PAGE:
It’s a good thing Doris plays hysterical so convincingly, because she is forced to remain in an extreme state of terror throughout the entire film—literally right from the get-go. The opening scene of the film is a hyper-dramatic set piece: Julie and Lyle leave their country club in the middle of an argument and she gets behind the wheel of their convertible to drive, raving about his appalling jealous behavior. Lyle jams his foot onto the gas, forcing poor Julie to maneuver the wheel to keep from careening off a cliff and killing them both. Later, Day’s stewardess-landing-the-plane business maintains the melodramatic momentum in the film’s climactic moments.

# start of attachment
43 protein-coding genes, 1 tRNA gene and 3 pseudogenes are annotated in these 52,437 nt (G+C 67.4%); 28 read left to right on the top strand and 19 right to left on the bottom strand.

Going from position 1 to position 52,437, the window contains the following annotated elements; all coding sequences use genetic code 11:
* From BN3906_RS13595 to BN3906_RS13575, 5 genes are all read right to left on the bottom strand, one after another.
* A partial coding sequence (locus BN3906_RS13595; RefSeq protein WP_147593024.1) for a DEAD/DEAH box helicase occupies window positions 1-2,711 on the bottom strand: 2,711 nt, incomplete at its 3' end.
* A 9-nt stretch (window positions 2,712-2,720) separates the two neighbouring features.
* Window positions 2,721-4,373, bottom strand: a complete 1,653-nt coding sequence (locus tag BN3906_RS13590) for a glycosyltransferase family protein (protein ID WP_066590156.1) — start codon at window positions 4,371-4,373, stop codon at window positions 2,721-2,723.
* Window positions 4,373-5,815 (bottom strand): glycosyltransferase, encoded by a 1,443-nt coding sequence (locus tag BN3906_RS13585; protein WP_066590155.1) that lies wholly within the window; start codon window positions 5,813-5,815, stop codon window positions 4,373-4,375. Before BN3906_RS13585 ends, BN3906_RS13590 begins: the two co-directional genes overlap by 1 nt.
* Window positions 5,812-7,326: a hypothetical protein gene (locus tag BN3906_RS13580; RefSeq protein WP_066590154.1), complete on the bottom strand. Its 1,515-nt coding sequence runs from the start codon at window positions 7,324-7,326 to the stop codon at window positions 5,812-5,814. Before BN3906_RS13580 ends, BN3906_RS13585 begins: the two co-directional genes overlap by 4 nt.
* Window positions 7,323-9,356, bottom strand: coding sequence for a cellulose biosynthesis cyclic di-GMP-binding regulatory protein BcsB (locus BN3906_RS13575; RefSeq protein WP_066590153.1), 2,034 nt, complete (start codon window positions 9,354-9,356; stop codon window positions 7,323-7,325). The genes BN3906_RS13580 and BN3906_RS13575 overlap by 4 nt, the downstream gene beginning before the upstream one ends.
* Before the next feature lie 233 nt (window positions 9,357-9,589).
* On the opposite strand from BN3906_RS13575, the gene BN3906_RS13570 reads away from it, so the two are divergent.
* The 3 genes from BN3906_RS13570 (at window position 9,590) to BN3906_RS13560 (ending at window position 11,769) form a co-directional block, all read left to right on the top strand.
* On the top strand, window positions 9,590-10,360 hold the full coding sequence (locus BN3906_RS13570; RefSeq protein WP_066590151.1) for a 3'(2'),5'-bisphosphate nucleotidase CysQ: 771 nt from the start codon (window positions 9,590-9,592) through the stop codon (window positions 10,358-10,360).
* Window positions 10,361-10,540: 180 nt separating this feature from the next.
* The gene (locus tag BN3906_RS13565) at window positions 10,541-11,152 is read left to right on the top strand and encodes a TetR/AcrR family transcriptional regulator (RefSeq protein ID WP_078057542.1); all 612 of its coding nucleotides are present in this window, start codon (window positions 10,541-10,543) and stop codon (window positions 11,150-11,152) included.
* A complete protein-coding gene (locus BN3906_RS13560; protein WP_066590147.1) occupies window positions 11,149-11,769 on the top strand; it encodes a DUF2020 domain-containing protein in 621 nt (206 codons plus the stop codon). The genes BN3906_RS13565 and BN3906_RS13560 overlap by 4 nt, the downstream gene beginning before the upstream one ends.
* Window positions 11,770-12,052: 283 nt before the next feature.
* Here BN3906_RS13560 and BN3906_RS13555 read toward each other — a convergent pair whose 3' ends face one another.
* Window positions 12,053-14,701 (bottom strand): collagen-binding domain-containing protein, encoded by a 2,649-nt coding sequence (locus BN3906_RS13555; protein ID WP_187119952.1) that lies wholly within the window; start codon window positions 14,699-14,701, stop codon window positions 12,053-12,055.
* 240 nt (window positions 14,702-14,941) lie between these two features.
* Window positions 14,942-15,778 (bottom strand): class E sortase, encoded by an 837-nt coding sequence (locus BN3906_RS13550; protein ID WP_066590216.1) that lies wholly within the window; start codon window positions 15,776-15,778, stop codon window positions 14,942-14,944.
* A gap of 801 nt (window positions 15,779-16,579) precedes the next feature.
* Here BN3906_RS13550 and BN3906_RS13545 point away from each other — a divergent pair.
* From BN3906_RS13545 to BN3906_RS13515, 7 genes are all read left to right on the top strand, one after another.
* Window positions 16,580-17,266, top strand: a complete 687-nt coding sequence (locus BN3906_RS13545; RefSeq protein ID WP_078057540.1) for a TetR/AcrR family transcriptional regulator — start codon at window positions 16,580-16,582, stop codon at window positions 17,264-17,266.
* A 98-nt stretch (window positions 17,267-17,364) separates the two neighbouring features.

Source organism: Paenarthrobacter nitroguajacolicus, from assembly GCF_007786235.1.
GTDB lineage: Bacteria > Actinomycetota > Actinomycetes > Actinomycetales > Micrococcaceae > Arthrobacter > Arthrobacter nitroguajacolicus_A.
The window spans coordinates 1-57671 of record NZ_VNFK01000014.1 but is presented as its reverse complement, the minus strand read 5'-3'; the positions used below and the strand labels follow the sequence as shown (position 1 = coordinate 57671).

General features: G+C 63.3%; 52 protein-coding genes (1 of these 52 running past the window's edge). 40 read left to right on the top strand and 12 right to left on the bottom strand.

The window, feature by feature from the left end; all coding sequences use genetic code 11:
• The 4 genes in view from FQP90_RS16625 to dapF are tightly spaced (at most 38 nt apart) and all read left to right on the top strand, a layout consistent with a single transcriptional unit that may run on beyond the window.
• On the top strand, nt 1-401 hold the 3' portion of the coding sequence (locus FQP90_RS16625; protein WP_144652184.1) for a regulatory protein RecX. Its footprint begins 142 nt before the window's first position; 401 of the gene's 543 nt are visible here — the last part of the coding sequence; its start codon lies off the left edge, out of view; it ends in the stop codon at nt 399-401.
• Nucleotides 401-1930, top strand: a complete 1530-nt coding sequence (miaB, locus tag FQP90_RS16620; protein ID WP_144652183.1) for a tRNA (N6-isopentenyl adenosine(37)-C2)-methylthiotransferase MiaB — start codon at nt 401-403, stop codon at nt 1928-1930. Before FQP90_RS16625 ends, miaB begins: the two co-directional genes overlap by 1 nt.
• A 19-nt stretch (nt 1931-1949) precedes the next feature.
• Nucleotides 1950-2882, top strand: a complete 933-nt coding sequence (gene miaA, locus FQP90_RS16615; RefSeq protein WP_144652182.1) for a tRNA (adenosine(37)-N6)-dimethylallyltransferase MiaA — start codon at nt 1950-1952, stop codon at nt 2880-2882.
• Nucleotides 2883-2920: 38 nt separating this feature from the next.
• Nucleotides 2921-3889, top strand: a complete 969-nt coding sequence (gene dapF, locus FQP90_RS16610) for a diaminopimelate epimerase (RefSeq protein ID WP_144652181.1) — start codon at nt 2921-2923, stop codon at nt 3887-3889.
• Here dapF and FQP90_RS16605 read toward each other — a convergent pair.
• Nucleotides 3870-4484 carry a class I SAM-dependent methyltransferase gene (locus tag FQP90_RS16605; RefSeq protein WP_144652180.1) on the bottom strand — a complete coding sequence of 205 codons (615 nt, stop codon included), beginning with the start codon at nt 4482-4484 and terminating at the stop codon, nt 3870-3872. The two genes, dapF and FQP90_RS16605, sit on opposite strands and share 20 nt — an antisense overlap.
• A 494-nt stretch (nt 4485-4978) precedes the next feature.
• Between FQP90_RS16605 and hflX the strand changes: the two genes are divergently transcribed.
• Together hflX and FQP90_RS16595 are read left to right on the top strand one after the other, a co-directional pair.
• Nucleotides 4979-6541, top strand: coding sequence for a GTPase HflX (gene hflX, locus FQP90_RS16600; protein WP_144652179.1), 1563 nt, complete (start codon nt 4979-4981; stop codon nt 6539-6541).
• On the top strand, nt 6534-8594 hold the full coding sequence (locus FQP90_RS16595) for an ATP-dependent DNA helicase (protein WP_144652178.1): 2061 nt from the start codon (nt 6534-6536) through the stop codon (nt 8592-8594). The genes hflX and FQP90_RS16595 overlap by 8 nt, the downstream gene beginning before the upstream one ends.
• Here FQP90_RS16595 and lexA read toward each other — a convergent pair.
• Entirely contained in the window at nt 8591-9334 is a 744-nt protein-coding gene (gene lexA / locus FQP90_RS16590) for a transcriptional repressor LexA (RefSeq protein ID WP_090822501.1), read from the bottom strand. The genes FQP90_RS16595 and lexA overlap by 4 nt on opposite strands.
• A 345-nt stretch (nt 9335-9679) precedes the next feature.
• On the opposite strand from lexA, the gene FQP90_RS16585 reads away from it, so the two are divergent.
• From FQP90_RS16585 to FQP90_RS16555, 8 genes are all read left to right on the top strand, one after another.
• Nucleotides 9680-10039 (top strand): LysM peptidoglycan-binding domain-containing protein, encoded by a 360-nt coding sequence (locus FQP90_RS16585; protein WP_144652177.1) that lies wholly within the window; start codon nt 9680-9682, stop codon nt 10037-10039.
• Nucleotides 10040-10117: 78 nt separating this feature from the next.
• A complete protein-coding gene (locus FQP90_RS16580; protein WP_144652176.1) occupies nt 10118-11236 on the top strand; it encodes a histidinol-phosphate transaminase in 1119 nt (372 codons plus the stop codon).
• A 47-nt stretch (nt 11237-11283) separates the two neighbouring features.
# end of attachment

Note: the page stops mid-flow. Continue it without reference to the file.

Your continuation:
Lyle is contrite after trying to kill them both in the car

Jourdan is properly menacing as the husband from hell, but it is the redoubtable Doris Day who carries the film with her energetic performance, ably supported by reliable Barry Sullivan as her dead first husband’s best friend, who helps her escape Jourdan’s insanely jealous clutches.

Perhaps just to make sure she nailed all the nuances of the damsel in distress, four years later Doris would portray another memorable terrified-wife-having-nervous-breakdown, opposite Rex Harrison in Midnight Lace (another of my favorite Day performances that I will save for Part 2, to come at a later date!)

Much of Julie was filmed on location in the coastal California town of Carmel by the Sea, just south of San Francisco. Carmel was the bright spot of the Julie experience for Day, who fell in love with the picturesque coastline and would move there full-time in the early 1970s as her film and television careers came to a close. But she was only one of two very famous Carmel residents. Neighbor Clint Eastwood, who would one day become the mayor of Carmel, used the splendors of the location in his own debut directorial film, Play Misty for Me.